14) Because the chancre is relatively insignificant, many individuals ignore it or even remain unaware that they have been infected with this STD, particularly if the site of infection is inside the vagina.

15) The primary stage can last 1 to 5 weeks.

Secondary Stage

16) 25% of cases with the primary stage will proceed to the secondary stage of syphilis.

17) About 2 to 10 weeks after the 1st sore appears, the sufferer may experience the following:

  • muscle aches
  • a skin rash which causes small, reddish-brown sores. The rash can develop anywhere on the body, including on the soles of the feet and palms;
  • extreme tiredness (fatigue);
  • headache;
  • hair loss;
  • weight loss;
  • swollen glands;
  • fever;
  • sores in the vagina, mouth, or anus.

Latent Stage

18) During the latent stage, there are no visible syphilis symptoms, however, the disease is still active in the body, with the Treponema pallidum bacteria continuing to live in the spleen and the lymph nodes.

19) During the latent stage, the infection does not cause symptoms for an extended period of time, up to 20 years.

Tertiary Syphilis

20) This final stage of the infection involves the heart and the brain and is generally no longer contagious.

21) About 33 percent of patients who had secondary syphilis reach this stage. People with tertiary syphilis may experience:

  • heart problems;
  • vision problems or blindness;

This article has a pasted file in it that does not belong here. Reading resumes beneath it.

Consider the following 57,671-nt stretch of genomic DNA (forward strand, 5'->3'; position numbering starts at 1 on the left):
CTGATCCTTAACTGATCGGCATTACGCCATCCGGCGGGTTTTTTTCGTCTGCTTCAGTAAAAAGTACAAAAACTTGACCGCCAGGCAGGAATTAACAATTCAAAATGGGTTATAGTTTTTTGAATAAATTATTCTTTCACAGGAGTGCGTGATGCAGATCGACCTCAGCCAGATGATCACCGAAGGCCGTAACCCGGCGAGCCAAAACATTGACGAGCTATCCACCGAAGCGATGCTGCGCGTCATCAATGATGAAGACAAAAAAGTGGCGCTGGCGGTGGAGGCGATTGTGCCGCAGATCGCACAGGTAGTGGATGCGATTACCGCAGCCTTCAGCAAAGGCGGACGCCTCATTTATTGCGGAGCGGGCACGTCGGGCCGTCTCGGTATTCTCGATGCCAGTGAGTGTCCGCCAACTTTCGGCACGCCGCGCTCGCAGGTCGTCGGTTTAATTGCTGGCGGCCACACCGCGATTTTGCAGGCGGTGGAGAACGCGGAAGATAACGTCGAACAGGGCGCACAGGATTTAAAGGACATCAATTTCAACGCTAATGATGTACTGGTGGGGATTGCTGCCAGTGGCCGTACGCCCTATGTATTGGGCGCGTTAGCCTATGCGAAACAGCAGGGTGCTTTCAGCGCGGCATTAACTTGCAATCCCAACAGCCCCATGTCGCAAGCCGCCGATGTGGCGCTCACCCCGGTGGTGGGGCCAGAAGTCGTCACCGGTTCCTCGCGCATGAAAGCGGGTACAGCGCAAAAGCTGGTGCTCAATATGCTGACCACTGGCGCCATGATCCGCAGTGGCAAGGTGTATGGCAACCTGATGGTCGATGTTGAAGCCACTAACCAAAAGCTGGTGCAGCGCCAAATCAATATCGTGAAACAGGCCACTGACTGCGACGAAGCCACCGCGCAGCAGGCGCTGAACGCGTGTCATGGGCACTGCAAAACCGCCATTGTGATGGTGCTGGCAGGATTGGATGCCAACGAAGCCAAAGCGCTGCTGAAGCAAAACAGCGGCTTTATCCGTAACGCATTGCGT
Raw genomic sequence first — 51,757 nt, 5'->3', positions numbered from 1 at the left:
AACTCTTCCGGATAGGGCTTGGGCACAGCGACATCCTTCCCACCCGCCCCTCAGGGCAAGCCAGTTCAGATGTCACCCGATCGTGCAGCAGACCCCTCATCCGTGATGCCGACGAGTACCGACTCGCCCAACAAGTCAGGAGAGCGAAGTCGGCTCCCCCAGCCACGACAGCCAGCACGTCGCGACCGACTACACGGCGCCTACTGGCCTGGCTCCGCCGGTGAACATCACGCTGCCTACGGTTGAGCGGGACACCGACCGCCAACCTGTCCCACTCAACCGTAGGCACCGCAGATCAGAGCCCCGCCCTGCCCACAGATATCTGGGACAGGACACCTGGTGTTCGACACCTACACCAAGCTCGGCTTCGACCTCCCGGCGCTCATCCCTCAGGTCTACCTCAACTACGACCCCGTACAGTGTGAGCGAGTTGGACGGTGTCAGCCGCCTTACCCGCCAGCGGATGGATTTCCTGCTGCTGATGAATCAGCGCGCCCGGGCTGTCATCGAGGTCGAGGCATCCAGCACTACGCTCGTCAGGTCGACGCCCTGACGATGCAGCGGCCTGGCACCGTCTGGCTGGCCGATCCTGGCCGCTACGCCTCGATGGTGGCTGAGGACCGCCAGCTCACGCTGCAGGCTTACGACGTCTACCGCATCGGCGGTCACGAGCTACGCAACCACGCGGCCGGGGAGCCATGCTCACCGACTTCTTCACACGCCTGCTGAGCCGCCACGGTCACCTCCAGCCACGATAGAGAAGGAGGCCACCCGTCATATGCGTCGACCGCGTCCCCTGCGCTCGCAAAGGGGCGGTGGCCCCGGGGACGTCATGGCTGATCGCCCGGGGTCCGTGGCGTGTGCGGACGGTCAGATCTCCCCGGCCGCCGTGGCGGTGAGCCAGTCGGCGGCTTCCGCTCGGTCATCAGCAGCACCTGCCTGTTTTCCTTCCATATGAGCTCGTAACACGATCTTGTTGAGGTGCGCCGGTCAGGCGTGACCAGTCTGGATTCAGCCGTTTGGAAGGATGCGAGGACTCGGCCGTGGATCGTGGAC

• numbness;
  • loss of coordination;
  • dementia symptoms;
  • strokes;
  • meningitis.

Ocular Syphilis

22) It can occur at any stage of infection and can involve almost any eye structure. Nevertheless, the posterior uveitis and panuveitis are the most often.

23) Symptoms include:

  • permanent blindness;
  • decreased visual acuity;
  • changes in vision.

Neurosyphilis 

24) Treponema pallidum bacteria can invade the nervous system. This invasion of the nervous system is called “neurosyphilis.” Symptoms include:

  • dementia;
  • numbness;
  • paralysis;
  • difficulty coordinating muscle movements;
  • sensory deficits;
  • altered behavior;
  • a severe headache.

Tuskegee Syphilis Study Facts

Image source – https://commons.wikimedia.org/wiki/File:Tuskegee-syphilis-study_doctor-injecting-subject.jpg

25) The study involved 600 black men – 399 with syphilis and 201 who did not have the infection.

26) Men were persuaded to participate in this study by promises of free hot lunches, free transportation to and from hospitals, free medical treatment for other health problems, and free burial.